Pensions. You can receive your UK state pension in Australia, by applying to the International Pension Centre. Plus, you may be able to transfer private pensions over to Australia. Seek expert pensions advice before you do this, and avoid a huge tax bill by making sure you choose an Australian scheme that is on theQualified Recognised Overseas Pension Scheme (QROPS) list from HMRC.
Taxes. When you move to Australia, you’re likely to need to register with the Australian Taxation Office (ATO) and get yourself a Tax File Number³. You may also need to complete a tax return each year, depending on your circumstances.
Healthcare⁴. As a retiree, access to healthcare will be at the top of your priorities list wherever you move to. In Australia, expats have access to the state healthcare system Medicare through paying a form of income tax, once they become permanent residents. Medicare provides some free and reduced cost health services and medications. As a retiree, you may be able to pay the Medicare levy (a rate of 2% for most people) if you’re eligible for cover. Otherwise, it could be a good idea to take out private health insurance.
Property. You can buy property in Australia as a UK expat, but you will need to follow certain rules and conditions. Plus, property prices in Australia are likely to be higher than you’re used to. Find out more in our handy guide.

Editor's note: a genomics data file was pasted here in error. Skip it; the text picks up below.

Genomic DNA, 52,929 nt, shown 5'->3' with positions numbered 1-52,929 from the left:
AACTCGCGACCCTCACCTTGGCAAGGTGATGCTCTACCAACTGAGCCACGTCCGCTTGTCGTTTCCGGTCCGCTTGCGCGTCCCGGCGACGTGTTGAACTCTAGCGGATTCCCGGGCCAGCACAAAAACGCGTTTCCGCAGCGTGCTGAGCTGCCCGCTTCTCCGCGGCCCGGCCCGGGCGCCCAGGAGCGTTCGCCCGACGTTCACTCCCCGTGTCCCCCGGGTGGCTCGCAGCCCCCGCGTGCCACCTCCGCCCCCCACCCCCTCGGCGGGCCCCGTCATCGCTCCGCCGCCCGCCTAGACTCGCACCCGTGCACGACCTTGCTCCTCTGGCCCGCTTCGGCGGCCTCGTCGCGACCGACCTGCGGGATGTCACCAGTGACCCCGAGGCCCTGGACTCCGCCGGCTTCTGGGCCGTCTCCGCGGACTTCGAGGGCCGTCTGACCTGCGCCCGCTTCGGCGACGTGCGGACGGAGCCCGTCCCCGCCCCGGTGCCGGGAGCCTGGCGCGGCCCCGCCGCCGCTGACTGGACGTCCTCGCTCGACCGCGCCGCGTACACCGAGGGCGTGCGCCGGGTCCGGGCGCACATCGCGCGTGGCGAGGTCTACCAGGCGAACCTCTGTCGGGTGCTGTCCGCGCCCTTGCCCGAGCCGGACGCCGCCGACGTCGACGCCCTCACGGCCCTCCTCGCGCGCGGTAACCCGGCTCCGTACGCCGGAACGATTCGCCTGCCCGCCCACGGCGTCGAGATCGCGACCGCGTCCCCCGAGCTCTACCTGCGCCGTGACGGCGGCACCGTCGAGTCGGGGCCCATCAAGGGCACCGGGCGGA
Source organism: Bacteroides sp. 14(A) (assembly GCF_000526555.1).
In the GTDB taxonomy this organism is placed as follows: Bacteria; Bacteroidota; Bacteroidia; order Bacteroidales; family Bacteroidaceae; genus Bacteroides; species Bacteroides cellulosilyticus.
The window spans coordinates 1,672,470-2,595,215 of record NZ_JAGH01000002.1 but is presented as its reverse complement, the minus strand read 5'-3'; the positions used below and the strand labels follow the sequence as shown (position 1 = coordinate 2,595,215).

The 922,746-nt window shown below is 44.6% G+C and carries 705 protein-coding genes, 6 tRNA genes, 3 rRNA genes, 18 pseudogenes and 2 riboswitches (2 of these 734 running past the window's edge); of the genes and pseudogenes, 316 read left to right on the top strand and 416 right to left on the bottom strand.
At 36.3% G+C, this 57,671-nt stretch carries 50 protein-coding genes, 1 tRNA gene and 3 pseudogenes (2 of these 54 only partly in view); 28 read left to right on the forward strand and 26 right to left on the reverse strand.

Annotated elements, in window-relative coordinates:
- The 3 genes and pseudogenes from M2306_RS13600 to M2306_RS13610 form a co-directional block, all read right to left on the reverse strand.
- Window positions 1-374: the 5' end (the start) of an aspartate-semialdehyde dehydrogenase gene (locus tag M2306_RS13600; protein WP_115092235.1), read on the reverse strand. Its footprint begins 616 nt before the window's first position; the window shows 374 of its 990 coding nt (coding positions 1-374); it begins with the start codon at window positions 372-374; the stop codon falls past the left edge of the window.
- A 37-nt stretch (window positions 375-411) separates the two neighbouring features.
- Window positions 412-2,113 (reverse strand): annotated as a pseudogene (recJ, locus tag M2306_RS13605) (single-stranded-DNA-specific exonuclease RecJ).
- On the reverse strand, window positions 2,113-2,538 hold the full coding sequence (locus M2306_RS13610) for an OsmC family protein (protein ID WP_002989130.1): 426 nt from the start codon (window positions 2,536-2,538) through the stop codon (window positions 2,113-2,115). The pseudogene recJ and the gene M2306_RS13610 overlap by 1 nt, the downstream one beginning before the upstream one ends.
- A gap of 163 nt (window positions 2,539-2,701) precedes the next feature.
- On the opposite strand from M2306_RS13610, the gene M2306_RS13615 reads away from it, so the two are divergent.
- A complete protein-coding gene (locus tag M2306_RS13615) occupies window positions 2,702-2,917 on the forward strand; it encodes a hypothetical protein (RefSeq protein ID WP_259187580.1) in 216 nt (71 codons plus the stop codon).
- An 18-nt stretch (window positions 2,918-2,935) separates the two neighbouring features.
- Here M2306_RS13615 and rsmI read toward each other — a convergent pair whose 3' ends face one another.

One of the major hurdles faced by UK retirees planning a retirement in Australia is getting a visa. Australia has notoriously strict border controls, so it can be hard to find a route in unless you meet certain requirements.
Retirees from the UK have a few Australian visa options:
Have a partner, spouse, parent, child or dependent who is an Australian citizen or permanent resident? If so, you may be able to apply for a permanent residence visa through the family-stream route.
If you don’t have any family connections, but have money to invest - you could be eligible for a business or investment-stream permanent residence visa. This is for entrepreneurs able to start a new business or invest in an existing one, where applications require sponsorship by an approved government agency.
The Australian government has created a dedicated pathway for people looking to retire in Australia, but the conditions for entry are quite narrow.
To qualify for the retirement visa pathway for permanent residence, you must have previously held a retirement visa or investment visa before 8th May 2018.
Alternatively, you can access the pathway through family connections. If you have a child who is an Australian citizen or permanent resident, you may be able to apply for a Parent Visa.
However, at present, the Australian government is advising that it won’t have any Parent Visa places available for retirees until 2022. Waiting times are also quite long.
Find out more about Australian retirement visas for UK citizens, including fees and processing times, here in our handy guide.
The first thing to do is check the full list of Australian visa types to see if you’re eligible to apply. It’s also a good idea to take a look at the list of supporting documents required, to make sure you have everything.